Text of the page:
On 7 May 1756, King Alaungphaya of Myanmar ordered a letter to be written to the British King (and Hanoverian Elector) George II proposing the establishment of a trading colony in his territory. Alaungphaya was the founder of the Konbaung dynasty, which ruled in Myanmar until 1886. Following a long period of war and division, he united the country, returning it to a position of power in the region.
The letter is engraved on a sheet of pure gold measuring 55 x 12 cm and is adorned with 24 precious rubies. It was contained in the hollow tusk of an Indian elephant. The materials used in and the care taken with its production are a visible demonstration of the importance the author of the letter attached to it.
Alaungphaya’s offer was of global significance, as it could have helped Britain in her colonial competition with France. However, after a two year journey to London, the letter was never answered. King George II, tied up with the wars in Europe, sent it home to his library in Hanover. As a result of his offer falling on deaf ears, Alaungphaya had Britain’s only trade settlement in his country destroyed, and relations between the two countries were broken off for centuries.
For 250 years the original letter was believed lost. Although the Golden Letter had always been regarded as a particularly valuable document in the library, little was known of its importance in world history. In 2007, Jacques Leider, carrying out research on behalf of the Gottfried Wilhelm Leibniz Library, shed light on the matter. The first public displays of the Golden Letter in Hanover in 2011 attracted tens of thousands of visitors and sparked global media interest.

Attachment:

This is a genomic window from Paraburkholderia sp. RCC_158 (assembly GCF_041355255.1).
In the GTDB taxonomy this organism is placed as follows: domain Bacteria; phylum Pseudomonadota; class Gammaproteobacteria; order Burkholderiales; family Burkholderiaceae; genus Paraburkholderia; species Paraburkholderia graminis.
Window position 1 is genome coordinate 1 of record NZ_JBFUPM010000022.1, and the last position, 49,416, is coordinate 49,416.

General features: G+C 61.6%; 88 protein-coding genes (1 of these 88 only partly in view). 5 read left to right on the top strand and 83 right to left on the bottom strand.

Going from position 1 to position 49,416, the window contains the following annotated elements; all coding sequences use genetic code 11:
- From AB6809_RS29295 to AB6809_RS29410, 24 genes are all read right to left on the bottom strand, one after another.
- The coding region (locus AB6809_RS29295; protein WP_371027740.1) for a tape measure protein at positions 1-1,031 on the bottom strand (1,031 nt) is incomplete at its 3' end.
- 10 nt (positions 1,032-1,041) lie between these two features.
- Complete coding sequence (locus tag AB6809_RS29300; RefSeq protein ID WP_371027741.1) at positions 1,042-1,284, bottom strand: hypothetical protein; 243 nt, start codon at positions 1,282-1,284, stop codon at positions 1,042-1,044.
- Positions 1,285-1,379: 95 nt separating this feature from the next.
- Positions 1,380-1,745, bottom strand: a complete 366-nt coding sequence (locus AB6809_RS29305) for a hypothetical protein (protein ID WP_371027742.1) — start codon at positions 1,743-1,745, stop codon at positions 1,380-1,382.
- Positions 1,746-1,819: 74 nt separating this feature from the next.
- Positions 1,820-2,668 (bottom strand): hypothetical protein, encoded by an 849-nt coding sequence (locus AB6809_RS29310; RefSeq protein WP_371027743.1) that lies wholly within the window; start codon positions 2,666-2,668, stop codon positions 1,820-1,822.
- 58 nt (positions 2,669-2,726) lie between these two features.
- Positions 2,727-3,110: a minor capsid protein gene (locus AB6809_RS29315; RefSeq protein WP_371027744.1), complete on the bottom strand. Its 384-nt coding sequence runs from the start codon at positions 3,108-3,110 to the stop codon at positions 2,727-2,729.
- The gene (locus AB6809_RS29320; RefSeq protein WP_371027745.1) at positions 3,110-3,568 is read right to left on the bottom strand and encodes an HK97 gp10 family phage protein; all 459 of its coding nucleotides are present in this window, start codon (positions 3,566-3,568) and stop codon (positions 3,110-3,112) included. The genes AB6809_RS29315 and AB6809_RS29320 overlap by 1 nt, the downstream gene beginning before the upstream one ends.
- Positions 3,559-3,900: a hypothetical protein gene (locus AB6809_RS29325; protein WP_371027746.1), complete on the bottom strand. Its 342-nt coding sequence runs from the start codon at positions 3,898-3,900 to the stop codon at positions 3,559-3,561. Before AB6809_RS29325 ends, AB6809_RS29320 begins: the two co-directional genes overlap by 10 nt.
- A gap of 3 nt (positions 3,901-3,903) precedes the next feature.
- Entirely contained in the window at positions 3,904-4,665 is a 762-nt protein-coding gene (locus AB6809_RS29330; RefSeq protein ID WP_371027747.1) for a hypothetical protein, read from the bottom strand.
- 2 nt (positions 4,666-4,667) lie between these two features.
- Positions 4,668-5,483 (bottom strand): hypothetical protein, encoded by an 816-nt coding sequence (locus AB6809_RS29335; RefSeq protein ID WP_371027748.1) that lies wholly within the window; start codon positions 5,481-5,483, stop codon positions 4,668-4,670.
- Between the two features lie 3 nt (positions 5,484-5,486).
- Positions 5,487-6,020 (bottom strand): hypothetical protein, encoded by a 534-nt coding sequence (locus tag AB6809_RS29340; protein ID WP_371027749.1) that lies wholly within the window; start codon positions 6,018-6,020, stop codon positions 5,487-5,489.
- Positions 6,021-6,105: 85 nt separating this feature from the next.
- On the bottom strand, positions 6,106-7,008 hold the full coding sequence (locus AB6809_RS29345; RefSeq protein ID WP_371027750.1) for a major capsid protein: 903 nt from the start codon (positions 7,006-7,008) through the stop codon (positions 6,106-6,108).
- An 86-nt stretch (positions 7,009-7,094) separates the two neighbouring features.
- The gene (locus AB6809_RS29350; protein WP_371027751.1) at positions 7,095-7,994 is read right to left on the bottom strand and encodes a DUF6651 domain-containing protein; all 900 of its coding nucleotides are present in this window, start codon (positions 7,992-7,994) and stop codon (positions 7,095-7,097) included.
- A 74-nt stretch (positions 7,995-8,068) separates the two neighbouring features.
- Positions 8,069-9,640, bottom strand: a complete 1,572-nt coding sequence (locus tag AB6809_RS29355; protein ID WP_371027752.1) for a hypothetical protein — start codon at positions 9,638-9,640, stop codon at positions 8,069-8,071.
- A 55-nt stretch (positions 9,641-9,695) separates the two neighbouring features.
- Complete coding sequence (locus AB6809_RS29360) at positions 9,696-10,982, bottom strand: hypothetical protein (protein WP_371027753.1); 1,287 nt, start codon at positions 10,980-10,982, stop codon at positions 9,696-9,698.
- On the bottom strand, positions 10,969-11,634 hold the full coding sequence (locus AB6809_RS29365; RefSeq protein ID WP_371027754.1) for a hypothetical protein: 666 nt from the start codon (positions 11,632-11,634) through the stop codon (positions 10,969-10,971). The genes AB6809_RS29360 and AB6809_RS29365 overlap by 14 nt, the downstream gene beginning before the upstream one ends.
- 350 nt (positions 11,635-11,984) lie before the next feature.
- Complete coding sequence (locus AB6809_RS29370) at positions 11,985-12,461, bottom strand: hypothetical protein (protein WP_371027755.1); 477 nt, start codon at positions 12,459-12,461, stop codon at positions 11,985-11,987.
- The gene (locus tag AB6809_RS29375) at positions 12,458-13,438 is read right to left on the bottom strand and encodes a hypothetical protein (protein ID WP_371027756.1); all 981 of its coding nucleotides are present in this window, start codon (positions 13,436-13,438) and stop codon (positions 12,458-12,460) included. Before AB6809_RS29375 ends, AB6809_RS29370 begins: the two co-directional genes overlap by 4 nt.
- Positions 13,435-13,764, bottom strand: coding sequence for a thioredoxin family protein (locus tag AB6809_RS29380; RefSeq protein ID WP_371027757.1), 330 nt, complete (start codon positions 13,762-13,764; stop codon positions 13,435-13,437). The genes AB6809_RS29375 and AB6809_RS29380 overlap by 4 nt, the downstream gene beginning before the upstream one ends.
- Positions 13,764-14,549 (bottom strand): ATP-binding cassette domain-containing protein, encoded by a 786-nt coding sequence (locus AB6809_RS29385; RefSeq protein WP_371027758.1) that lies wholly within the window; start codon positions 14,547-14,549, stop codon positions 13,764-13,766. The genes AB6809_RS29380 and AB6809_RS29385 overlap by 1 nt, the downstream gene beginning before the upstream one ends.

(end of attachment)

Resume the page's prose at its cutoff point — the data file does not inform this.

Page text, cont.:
On behalf of the Federal Foreign Office and with support from the Gottfried Wilhelm Leibniz Library, the company Scanbull Software GmbH digitised the Golden Letter in 3D so that with the available data it can be presented in various ways: 3D projections of the digital model in mid air, on a screen, in glass showcases or as facsimiles or print-outs. The valuable data enable the model to be presented in virtually every analogue and digital format, allowing it to be reproduced in freely selected media – from a print-out of a particular detail to a media installation. On the basis of this digitised version, the Government of Myanmar is being provided with a 3D film of the Golden Letter and a 3D monitor for the exhibit in the new national museum in Nay Pyi Taw.
Project: Dr. Georg Ruppelt, Director of the Gottfried Wilhelm Leibniz Library